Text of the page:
AYACUCHO, Peru – A simple yet innovative biscuit enriched with iron has been proposed by a university student as a solution to chronic childhood anemia across Peru, where four in 10 children go on to suffer lifelong consequences of low-iron intake.
Nutri Hierro is the name given to this “anti-anemia biscuit” by its developer, Julio Garay, a 25-year-old agro-industrial engineer for the Southern Andean region of Ayacucho, where nearly half of the children under three suffer irreversible longterm physical damage to their cognitive development due to anemia.
“My dream is to contribute in decreasing anemia levels in Ayacucho and other regions,” Garay told EFE during an interview at a small facility producing these biscuits capable of eliminating infant anemia within one month.
That was the conclusion following diverse tests undergone in seven Ayacucho municipalities, both in urban and rural regions, where anemia affects up to 50 percent of children.
Anemia is a decrease in the total amount of red blood cells that reduces blood’s ability to carry oxygen.
Symptoms may include tiredness, weakness, shortness of breath or limited capacity to exercise.
Its causes include iron deficiency, lack of vitamin B12 and even inherited blood disorders.
The biscuit is the result of Garay’s doctoral thesis presented at Peru’s National University of San Cristobal de Huamanga, where he was able to study thanks to a State grant available to young low-income Peruvians.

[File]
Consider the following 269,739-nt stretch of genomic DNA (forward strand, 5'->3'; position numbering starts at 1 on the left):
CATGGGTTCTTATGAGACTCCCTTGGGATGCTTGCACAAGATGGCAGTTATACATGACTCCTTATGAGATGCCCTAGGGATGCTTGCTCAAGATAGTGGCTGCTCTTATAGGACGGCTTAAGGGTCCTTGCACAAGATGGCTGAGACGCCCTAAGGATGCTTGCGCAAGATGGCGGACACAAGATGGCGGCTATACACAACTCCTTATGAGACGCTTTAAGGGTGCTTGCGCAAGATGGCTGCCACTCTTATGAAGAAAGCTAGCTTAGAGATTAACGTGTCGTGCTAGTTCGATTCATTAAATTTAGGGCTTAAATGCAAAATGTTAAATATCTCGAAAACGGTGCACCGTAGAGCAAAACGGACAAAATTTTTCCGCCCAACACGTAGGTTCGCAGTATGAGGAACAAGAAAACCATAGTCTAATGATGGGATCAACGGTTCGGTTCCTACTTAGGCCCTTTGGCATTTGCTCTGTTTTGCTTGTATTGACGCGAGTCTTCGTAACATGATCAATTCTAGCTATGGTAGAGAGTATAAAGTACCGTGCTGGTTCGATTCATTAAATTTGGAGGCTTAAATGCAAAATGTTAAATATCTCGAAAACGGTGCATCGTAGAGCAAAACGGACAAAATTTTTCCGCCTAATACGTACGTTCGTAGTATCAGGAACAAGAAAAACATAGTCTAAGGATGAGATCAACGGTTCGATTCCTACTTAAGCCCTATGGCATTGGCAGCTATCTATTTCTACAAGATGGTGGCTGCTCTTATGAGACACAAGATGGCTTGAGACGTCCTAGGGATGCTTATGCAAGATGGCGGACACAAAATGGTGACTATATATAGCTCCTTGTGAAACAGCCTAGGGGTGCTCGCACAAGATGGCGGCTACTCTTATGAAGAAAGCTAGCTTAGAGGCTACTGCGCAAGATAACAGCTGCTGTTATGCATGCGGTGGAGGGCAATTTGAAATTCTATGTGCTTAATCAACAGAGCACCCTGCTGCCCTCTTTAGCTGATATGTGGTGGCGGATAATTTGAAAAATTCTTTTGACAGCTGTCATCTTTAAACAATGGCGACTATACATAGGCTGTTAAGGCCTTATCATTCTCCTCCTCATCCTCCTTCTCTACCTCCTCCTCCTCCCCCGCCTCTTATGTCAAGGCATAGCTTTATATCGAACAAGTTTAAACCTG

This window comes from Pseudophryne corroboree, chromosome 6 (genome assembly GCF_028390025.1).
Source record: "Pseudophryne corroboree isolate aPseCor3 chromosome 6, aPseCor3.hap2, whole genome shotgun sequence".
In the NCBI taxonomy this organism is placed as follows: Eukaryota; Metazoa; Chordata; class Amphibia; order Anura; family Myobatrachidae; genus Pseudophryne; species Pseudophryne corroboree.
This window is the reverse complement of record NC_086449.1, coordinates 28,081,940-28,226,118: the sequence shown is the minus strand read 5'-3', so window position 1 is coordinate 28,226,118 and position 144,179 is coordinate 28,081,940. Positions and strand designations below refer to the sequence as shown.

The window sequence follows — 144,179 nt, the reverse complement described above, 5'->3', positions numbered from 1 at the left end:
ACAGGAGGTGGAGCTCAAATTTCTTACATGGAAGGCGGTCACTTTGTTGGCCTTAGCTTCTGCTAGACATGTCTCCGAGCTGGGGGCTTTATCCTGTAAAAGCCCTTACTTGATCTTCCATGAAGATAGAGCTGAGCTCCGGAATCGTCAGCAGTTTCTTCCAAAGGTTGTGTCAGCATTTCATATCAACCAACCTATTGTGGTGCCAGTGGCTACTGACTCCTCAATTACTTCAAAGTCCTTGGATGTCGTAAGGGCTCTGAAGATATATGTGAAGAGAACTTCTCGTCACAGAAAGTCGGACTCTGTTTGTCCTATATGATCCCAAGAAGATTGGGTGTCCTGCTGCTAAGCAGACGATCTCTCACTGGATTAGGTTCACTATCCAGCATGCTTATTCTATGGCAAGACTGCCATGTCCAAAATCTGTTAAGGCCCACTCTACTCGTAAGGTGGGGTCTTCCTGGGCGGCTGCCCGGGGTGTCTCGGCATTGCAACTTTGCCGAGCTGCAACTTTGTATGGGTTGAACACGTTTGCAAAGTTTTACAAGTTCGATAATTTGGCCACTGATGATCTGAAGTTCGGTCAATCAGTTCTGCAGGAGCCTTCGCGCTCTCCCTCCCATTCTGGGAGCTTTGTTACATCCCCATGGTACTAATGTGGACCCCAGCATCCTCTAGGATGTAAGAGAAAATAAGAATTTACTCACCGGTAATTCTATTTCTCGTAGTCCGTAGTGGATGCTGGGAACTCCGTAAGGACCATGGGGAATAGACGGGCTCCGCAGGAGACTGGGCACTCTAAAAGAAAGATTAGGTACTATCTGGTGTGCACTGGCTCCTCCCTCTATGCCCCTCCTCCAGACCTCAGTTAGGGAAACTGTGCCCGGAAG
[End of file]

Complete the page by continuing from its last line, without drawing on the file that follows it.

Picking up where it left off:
“I expected some results within three months but hemoglobin levels among the children improved in only one month,” Garay said.
One of the trials took place in the hamlet of Patibamba, where anemic children who ate four biscuits a day increased their hemoglobin to an acceptable level or higher.
“I was really amazed,” said Diego Flores, the doctor in charge of the medical mission in Patibamba who carried out the medical tests on the children.
“Although hemoglobin must be normalized within four weeks by means of conventional treatment, these biscuits raised the children’s hemoglobin to unexpected levels,” Flores said.
The doctor did warn that, in order for the treatment to remain fully effective, it must be maintained for at least six months.
“This could change the future of a complete country. Overcoming anemia, especially among the under-3 age group is very important to a country like Peru because we are a populous nation and without anemia, we will become more prosperous,” Flores added.
Maria Quispe, the mother of a two-year-old girl with anemia, told EFE the biscuits were “fantastic” and “provided them (the children) with a boost of energy.”
These encouraging results are directly related to the biscuit formula created by Garay. The biscuits contain cow blood, a cheap ingredient with a high iron content and proteins that is often discarded in abattoirs.
The blood that is transformed into a puree totals 50 percent of each biscuit, while 30 percent is quinoa, 10 percent is wheat flour and 10 percent is cocoa that Garay’s parents grow themselves in the Quimpitiriky community, which is used to mask the taste of blood.
At his small production plant, made possible by a loan and support from the Aje Group, one of Peru’s largest business holdings, Garay hopes to spread his anti-anemia biscuits across Ayacucho and the neighboring province of Huancavelica, where infant anemia remains heavily entrenched.
Anemia is the world’s most common blood disorder, affecting about a third of the global population, while iron-deficiency anemia affects nearly 1 billion people.
“The best of this whole experience is that I can contribute to improving people’s health,” Garay concluded.